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Bumble counters Tinder’s parent company lawsuit on patent infringement

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Bumble has filed a counter lawsuit against Tinder’s parent company Match Group. 
The move comes in response to Match Group’s lawsuit accusing Bumble of patent infringement, specifically with swipe-based matching (see patent) and undoing a “left” swipe. It may seem like a movie plot, but no, this is real life. We’ve entered the war of the dating apps. 

Match Group owns Tinder, along with Match.com, OkCupid, Plenty of Fish, and other dating apps. Its lawsuit was filed earlier this month and prompted Bumble to buy a full-page ad in the New York Times calling out the company’s “scare tactics.” 
“We swipe left on your attempted scare tactics, and on these endless games. We swipe left on your assumption that a baseless lawsuit would intimidate us. Given your enduring interest in our company, we expected you to know us a bit better by now,” the ad read. 
The 22-page lawsuit includes specific details on Match Group’s interest in and relationship with the Bumble. For example, the lawsuit cites Match Group’s $450 million offer back in June 2017 and describes Match Group CEO and CFO meeting with Bumble in November 2017. 
“But after a period of inaction, Match suddenly backtracked and said that it had decided not to make another offer to invest. The parties amicably suspended negotiations. At this point, it became clear that Match’s strategy was to wait things out in the hopes of getting a stake in Bumble for below fair value,” the lawsuit reads.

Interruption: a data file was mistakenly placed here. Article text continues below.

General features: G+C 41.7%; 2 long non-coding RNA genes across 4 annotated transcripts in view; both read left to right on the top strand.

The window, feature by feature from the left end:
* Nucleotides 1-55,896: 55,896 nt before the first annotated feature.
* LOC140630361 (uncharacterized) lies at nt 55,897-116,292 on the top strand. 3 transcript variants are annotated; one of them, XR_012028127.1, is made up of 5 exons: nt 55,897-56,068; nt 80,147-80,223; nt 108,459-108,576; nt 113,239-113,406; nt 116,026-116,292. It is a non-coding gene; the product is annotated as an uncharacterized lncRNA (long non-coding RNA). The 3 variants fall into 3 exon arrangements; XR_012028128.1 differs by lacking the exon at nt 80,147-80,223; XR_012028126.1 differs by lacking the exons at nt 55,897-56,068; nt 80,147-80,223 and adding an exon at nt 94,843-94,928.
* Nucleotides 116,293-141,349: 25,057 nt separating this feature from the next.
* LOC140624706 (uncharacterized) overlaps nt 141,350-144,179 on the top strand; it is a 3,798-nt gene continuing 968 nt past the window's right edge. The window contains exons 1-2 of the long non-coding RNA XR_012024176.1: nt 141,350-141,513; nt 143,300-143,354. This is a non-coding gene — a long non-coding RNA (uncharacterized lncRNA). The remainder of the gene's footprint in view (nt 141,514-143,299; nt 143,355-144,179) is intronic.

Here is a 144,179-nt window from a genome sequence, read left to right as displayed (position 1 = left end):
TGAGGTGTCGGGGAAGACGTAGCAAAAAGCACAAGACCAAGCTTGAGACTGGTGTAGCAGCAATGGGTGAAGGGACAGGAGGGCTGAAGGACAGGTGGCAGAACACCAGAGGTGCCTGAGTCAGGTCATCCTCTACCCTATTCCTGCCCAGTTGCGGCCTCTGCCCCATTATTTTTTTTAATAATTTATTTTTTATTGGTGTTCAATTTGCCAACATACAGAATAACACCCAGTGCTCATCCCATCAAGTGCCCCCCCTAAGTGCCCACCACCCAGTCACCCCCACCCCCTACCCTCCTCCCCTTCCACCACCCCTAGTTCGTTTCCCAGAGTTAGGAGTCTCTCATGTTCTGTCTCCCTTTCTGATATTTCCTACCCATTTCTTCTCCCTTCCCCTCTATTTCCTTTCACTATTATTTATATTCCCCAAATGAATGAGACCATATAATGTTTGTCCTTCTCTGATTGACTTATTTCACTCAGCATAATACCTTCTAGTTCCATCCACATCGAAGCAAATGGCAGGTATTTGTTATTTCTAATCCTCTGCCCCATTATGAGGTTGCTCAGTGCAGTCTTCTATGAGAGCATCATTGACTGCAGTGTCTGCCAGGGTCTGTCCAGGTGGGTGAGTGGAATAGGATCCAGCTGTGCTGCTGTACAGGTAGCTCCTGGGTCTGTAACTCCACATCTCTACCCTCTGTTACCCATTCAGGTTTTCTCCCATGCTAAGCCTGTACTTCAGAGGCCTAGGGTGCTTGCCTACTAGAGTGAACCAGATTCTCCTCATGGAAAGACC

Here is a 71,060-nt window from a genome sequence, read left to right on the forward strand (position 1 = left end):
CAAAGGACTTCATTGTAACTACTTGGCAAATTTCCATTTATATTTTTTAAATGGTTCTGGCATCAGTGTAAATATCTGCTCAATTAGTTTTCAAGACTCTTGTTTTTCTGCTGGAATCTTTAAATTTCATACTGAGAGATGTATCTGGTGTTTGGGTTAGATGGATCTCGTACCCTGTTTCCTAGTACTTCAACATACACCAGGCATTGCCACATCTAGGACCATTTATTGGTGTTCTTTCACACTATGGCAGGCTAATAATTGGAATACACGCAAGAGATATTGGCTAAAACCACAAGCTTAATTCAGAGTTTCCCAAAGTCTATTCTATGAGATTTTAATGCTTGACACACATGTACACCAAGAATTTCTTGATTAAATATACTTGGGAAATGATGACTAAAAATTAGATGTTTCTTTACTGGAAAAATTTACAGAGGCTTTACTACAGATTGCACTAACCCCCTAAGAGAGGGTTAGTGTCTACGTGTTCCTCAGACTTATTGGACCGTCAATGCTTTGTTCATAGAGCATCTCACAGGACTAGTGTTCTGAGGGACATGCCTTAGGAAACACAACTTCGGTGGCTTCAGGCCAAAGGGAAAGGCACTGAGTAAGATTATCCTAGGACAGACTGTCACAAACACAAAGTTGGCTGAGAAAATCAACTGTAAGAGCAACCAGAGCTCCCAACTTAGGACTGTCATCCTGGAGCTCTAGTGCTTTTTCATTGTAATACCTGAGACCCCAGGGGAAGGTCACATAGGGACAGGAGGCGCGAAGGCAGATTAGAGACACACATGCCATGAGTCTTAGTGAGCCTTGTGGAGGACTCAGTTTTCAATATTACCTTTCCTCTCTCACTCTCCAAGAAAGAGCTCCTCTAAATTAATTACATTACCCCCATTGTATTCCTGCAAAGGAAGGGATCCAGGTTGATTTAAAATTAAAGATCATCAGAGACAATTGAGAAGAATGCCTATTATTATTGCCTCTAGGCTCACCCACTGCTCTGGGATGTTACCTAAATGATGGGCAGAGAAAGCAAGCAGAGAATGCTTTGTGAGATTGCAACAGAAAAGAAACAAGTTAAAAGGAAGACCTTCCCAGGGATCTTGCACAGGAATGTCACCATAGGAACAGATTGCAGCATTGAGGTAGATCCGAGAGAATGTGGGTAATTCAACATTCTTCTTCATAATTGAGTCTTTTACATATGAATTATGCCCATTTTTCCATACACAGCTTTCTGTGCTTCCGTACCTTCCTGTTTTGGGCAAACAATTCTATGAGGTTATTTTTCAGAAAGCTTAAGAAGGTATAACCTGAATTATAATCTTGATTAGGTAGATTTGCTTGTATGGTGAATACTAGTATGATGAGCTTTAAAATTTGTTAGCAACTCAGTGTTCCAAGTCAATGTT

Bumble’s lawsuit lists several causes of action:
Tortious interference with prospective business relations
Fraud
Texas Uniform Trade Secrets Act
Unfair competition
Promissory estoppel
Business and commercial disparagement
Related to that last cause, Bumble’s lawsuit cites that it has “suffered special damages, as the disparagement by Match has chilled the market for an investment in Bumble.”
This is far from Bumble CEO Whitney Wolfe Herd’s first legal battle. She had filed a lawsuit against her former employer Tinder, alleging sexual harassment, back in 2014. She founded Bumble shortly thereafter, which differentiated itself from other dating apps by only allowing women to initiate conversations. 
Herd and her fellow executives could not comment directly on Match Group’s lawsuit, but in an interview with Mashable earlier this month, Herd suggested her team would file against it. 
“We are going to tell our full side of the story in court, and we feel confident in that,” Herd told Mashable.
This lawsuit follows repeated efforts by Match Group to buy and to copy Bumble. But Herd has said her company Bumble has no interest in partnering with Match Group. 
“Whoever it is we do end up partnering in with the future, another company or individual, or going at it alone and pursing an IPO at some point, we will do whatever speaks to the brand values,” Herd told Mashable. “Our brand and our values come before our bottom line.”
Match Group did not immediately respond to a request for comment.

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